Security Council out of date, out of touch: top official

November 19th, 2008 - 2:22 pm ICT by IANS  

United Nations, Nov 19 (IANS) Observing that the UN Security Council is both out of date and out of touch, the General Assembly president, Miguel d’Escoto of Nicaragua, urged countries to hammer out their differences as soon as possible to make the body more representative and reflective of the realities.”Peace and security cannot be maintained by a Security Council that is out of date and out of touch,” d’Escoto said Tuesday in a speech read in his absence by the Afghan Ambassador to the UN, Zahir Tanin, who is also vice president of the General Assembly .

Referring to the seating arrangement of the Security Council, d’Escoto urged the member nations to move swiftly in its efforts to “rebuild the horseshoe table (into) a circle-shaped one with room for extra seats”.

Intergovernmental negotiations on the Security Council’s expansion and equitable representation are slated to begin early next year.

However, the debate that followed reflected the sharp differences among members of the General Assembly on the Security Council reforms, with each group sticking to its viewpoint.

The Group of Four or G-4, which comprises India, Germany, Brazil and Japan, insisted that the strength of the council be increased from 15 to 25 by adding six permanent and four non-permanent seats.

Thomas Matussek of Germany said that the G-4 proposal would be the successful approach to guarantee the substance of efforts towards reform.

According to G-4 proposal, the six new permanent members would be elected as follows: two from African states; two from Asian states; one from Latin American and Caribbean states; and one from Western European and other states.

The four new non-permanent members would be elected as follows: one from Africa; one from Asia; one from Eastern Europe; and one from Latin American and Caribbean. New permanent members would not exercise the right of veto until the question of extending that right to them is decided.

However, the G-4 proposal was opposed by “United for Consensus” group which includes countries like Italy, Pakistan and Argentina. As per the proposal put forward by this group, the Security Council would expand to 25 members, including the five permanent members.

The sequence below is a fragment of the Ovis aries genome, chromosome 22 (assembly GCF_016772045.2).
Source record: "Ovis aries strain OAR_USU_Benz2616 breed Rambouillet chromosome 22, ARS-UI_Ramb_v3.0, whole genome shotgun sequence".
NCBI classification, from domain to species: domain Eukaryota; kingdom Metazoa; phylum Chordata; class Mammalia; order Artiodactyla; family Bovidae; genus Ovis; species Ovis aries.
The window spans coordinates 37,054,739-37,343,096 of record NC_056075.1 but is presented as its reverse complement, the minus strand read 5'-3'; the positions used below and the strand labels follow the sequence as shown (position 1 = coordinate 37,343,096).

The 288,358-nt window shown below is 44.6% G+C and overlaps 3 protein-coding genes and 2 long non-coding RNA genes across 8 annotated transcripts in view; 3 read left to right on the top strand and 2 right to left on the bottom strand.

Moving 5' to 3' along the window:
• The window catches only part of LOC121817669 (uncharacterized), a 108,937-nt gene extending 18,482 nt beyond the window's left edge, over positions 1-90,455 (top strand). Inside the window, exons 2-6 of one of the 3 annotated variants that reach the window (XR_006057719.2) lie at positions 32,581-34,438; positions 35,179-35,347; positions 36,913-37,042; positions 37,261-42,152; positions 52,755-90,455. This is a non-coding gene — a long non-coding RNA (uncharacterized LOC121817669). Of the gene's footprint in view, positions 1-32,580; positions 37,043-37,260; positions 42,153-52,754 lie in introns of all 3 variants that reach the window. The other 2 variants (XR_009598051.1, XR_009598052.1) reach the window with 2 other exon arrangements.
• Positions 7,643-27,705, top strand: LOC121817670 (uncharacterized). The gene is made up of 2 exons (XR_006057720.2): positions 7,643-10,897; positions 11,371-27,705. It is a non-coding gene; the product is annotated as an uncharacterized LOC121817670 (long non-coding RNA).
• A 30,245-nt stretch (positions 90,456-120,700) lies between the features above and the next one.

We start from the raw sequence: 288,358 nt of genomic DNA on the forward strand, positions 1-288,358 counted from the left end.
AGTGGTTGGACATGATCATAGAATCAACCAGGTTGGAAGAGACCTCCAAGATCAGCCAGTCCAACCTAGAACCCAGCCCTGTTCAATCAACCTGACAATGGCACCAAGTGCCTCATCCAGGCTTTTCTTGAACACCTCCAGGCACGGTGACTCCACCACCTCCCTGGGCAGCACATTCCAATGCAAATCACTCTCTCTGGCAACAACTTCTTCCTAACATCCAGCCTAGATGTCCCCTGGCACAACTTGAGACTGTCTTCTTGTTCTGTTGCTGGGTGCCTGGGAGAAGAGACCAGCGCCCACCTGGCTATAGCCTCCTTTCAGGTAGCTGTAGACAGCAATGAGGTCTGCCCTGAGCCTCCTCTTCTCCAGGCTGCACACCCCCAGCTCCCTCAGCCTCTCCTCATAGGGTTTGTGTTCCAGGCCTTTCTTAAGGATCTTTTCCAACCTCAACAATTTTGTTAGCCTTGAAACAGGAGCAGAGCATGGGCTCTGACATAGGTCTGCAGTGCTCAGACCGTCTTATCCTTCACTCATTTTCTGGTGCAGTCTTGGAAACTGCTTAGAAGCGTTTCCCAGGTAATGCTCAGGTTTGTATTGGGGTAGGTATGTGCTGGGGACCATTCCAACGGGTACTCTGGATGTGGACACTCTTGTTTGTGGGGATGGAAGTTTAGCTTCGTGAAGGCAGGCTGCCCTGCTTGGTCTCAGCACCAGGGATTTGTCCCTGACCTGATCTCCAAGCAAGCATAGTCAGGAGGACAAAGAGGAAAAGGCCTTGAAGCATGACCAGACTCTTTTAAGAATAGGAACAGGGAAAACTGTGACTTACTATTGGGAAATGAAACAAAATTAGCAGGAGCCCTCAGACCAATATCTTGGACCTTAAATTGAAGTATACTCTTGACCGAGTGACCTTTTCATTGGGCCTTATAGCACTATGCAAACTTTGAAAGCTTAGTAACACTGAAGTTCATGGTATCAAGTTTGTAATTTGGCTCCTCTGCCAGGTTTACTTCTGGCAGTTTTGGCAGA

The 20 non-permanent members would be elected as follows: six from African states; five from Asian states; four from Latin American and Caribbean states; three from Western European and other states and two from Eastern European states.

The Pakistani ambassador to the UN, Abdullah Hussain Haroon, said while Africa was united in its position, the G-4 had created “serious rifts” in Asian, West European and Others Group, and the Group of Latin American and Caribbean countries.

“The African model of regional representation, if applied to all other regions, could garner reciprocal support and thus promote a feasible compromise,” he said.

Favouring expansion of the Security Council in both categories of membership, Jean-Pierre Lacroix of France supported new permanent membership for Germany, Brazil, India and Japan as well as permanent representation for Africa.

British ambassador Sir John Sawers said any reform should lead to a body that is more representative of today’s global realities but no less effective or capable of taking tough decisions to tackle threats to international peace and security.

Representing India, Vijay Bahuguna, MP, said that without expansion of the permanent membership of the Security Council, the real problems could not begin to be addressed, nor could the political culture of the UN begin to be transformed.

Attempts to portray an “interim model” as a solution are inherently flawed and would increase the numbers without addressing the real issues, he said.

“It would be the worst of both worlds,” he said, reiterating India’s demands for council reform, including equitable geographical distribution, expansion in both permanent and non-permanent categories, and greater representation for developing countries.

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